Musical siesta 2.0 for flutes and electronics in quadriphonia
My musical siestas are directed to all audiences. Families, workers, holiday makers, music lovers are invited to lie down and drift into imaginative listening. Bringing together a wide range of styles, from ambient to more abstract compositions, the choice of music induces letting go and rest, thanks in particular to the entrancing sounds of transverse flutes and the deeper tones of the bass flute.
The audience can be either lying down, in a deckchair or sitting on a chair. They are surrounded by four loudspeakers and thus immersed in a multi-dimensional sound universe, a sensation not experienced in classical concerts where sound is essentially frontal. No other music is more powerfully based on imagination as contemporary music. Its abstraction allows us to escape, and its subtle blending of timbres refines our listening skills. The notion of time is also important. Stopping for a moment, settling down to “just” listen to music, is the opposite of the frantic, multitasking pace of our society. That’s why the reclining position is the physical answer to this problem. It allows you first to relax, and then to let your mind play with the sounds, alternating between more and less conscious listening, between meditation and active listening.
These 45-minute sessions take us on a journey to the Far East, as each composition is influenced by the Japanese culture of the last four decades. We begin in the 1990s with the absolute reference for Japanese contemporary music, namely Tōru Takemitsu and one of his last pieces composed a year before his death: Air. This piece for solo flute, dedicated to my professor Aurèle Nicolet for his 70th birthday, wanders marvelously between the Western and Eastern world along an inspiring meditative chant.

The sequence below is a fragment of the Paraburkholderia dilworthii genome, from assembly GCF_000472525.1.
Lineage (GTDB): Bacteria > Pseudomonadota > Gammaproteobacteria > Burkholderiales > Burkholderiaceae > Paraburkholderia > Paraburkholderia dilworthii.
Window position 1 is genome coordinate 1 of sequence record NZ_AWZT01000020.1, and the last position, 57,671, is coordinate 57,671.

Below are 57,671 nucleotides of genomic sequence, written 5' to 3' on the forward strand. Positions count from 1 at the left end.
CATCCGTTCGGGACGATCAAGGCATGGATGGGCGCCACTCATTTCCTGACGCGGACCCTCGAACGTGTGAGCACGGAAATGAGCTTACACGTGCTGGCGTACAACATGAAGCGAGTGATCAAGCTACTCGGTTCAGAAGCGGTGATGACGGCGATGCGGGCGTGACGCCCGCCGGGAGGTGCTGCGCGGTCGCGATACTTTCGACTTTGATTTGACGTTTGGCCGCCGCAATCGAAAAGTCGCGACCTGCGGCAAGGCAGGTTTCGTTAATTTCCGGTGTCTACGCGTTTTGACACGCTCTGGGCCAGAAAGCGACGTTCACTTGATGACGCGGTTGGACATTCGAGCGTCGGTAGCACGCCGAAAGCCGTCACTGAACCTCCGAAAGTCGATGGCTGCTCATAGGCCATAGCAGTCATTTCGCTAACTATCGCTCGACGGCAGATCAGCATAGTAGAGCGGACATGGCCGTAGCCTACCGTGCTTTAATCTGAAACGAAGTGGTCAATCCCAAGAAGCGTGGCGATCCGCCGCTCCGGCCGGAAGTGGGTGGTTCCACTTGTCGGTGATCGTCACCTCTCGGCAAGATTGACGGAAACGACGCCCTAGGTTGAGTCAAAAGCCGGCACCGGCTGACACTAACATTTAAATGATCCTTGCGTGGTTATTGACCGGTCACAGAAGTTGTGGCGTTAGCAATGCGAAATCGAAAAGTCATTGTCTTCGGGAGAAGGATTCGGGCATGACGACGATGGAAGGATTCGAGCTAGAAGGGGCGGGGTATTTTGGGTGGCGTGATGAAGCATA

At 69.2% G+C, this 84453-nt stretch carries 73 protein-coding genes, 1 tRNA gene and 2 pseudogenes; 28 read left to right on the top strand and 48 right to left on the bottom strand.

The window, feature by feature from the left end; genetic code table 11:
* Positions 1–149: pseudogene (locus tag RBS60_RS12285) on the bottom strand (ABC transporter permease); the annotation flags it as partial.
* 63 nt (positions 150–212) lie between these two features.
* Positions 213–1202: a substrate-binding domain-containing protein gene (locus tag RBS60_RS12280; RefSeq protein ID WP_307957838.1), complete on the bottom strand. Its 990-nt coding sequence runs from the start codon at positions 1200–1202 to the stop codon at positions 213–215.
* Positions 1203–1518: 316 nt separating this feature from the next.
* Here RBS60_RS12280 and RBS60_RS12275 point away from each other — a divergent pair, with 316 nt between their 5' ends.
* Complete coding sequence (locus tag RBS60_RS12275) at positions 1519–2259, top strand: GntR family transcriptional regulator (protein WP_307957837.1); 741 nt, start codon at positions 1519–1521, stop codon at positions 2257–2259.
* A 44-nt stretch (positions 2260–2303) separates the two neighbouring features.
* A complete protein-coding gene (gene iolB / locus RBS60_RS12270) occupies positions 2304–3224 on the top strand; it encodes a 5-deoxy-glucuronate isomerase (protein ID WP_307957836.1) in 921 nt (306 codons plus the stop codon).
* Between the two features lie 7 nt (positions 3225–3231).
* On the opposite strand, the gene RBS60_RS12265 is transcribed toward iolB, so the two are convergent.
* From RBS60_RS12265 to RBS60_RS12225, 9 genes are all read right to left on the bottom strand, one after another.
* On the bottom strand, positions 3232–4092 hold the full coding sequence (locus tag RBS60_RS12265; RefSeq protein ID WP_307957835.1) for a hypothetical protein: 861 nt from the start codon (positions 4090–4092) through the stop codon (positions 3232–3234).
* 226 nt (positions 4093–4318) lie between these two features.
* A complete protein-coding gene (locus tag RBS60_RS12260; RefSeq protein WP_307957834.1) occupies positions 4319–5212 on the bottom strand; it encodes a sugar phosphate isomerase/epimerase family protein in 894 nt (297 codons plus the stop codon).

During the following decade, a composer also deeply rooted in the popular culture of her country, Romania, composed a piece for flute and electronics. With Japanese Garden, Doina Rotaru takes us into a fairytale world through the evocation of a Japanese garden. A great connoisseur of the transverse flute, she manages to find yet-unheard sounds, whether on the bass flute, the C flute or the piccolo, that make us lose touch with reality.
Born in Kyoto, Malika Kishino has also established herself as one of the leading figures in Japanese contemporary music. Her piece Monochromer Garten VIII is part of a cycle composed in 2010. She expresses her close attachment to Japanese tradition as a cultural context more than through references to Japanese musical tradition. The main aesthetic feature her works is the creation of a “sound organism”, following the law that a composition – like all organic life – has a period of development, its own time and a specific form.
Finally, the musical siesta ends with the world premiere of one of my pieces. Naisei means “Introspection” in Japanese. Using a real-time quadraphonic sound transformation device, the sonic immersion is total, plunging the listener into a dreamlike journey where traditional Japanese music, daily sounds from the city or nature, and references to film mix with the deep sounds of the bass and double bass flutes to suspend time and space.